Variability in the chemical defense of the sponge Chondrilla nucula against predatory reef fishes
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- Swearingen III, D. & Pawlik, J. Marine Biology (1998) 131: 619. doi:10.1007/s002270050354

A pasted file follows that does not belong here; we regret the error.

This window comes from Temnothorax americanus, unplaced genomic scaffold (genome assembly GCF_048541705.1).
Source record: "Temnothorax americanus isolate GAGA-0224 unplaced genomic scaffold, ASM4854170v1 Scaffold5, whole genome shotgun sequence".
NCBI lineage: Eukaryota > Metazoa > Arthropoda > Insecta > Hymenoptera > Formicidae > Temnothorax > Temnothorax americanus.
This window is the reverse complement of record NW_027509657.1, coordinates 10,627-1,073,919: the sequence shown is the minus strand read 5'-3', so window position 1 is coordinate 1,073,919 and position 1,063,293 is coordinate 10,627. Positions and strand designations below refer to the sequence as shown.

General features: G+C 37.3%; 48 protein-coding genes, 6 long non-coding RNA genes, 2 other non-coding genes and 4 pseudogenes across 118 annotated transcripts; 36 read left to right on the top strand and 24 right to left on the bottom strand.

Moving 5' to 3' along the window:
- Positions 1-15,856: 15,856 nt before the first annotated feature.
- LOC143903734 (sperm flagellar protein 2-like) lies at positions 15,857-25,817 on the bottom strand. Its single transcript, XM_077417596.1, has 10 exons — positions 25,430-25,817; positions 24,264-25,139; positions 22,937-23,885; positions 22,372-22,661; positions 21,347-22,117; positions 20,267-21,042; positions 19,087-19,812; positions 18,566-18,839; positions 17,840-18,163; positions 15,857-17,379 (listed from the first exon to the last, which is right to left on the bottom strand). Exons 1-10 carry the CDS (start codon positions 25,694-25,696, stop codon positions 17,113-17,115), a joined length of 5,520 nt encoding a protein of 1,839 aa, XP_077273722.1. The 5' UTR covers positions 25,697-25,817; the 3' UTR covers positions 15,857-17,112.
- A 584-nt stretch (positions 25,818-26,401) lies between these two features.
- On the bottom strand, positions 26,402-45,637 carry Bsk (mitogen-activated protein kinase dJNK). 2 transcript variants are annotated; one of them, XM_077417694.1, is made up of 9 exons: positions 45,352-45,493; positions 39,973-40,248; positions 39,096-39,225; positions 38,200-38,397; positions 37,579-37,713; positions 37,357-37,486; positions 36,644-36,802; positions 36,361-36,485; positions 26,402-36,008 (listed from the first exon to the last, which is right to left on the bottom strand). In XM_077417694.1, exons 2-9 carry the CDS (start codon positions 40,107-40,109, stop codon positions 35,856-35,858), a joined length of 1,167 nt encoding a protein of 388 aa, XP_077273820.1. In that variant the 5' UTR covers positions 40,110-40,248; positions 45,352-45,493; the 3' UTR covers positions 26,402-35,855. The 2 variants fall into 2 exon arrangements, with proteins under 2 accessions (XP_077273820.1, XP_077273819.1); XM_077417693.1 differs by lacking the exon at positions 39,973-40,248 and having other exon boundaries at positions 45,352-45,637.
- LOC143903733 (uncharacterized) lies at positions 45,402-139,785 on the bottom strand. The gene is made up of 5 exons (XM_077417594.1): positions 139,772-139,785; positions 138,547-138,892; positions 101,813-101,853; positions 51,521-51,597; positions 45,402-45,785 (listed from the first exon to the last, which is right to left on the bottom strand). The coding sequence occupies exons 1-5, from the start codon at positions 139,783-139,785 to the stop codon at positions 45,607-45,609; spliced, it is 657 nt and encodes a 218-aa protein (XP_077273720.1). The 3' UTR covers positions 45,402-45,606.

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Chondrilla nucula is a common Caribbean demosponge that grows in a range of habitats, from coral reefs to mangrove swamps. On reefs, C. nucula grows as a thinly encrusting sheet, while in mangrove habitats it surrounds submerged mangrove roots as fleshy, lobate clumps. Previous feeding experiments using predatory reef fish revealed a high degree of variability in the chemical defenses of C. nucula. The present study was undertaken to determine whether a relationship exists between habitat, growth form, and chemical defense of C. nucula. Both laboratory and field feeding-assays of crude extracts confirmed that C. nucula possesses a chemical defense with high intercolony variability, but there was no significant variation in feeding deterrency between reef and mangrove habitats at either geographic location (Bahamas and Florida). Extracts of C. nucula collected during September and October 1994 from the Bahamas were significantly more deterrent than those collected during August 1993, May 1994, and May 1995 from Florida, and extracts of these spring and summer Florida collections were more deterrent than extracts of C. nucula collected in December 1994 and February 1995 in the same locations. There was no evidence that deterrent compounds were concentrated in the surface tissues of the sponge, or that chemical defense could be induced by simulated predation. Laboratory and field assays of the fractionated crude extract revealed that feeding deterrency was confined to the most polar metabolites in the extract. Field transplants were used to determine whether predation influenced the growth form of C. nucula. Uncaged sponges transplanted from the mangrove to the reef were readily consumed by spongivorous reef fishes. Lobate mangrove sponges became thinner after being caged on the reef for 3 mo, but encrusting reef sponges did not become thicker after being caged in the mangroves for the same period of time. Reef sponges that were caged for 3 to 15 mo thickened by only a small amount (<1 mm) compared to uncaged and open-caged (i.e. in cages lacking tops) sponges. Simulated bite marks on both reef and mangrove sponges were repaired at a rapid rate (0.8 to 1.6 mm d−1). Fish predation has an important impact on the distribution and abundance of C. nucula, but the thin growth form common to reef environments may be more the result of hydrodynamics than of grazing by spongivorous fishes.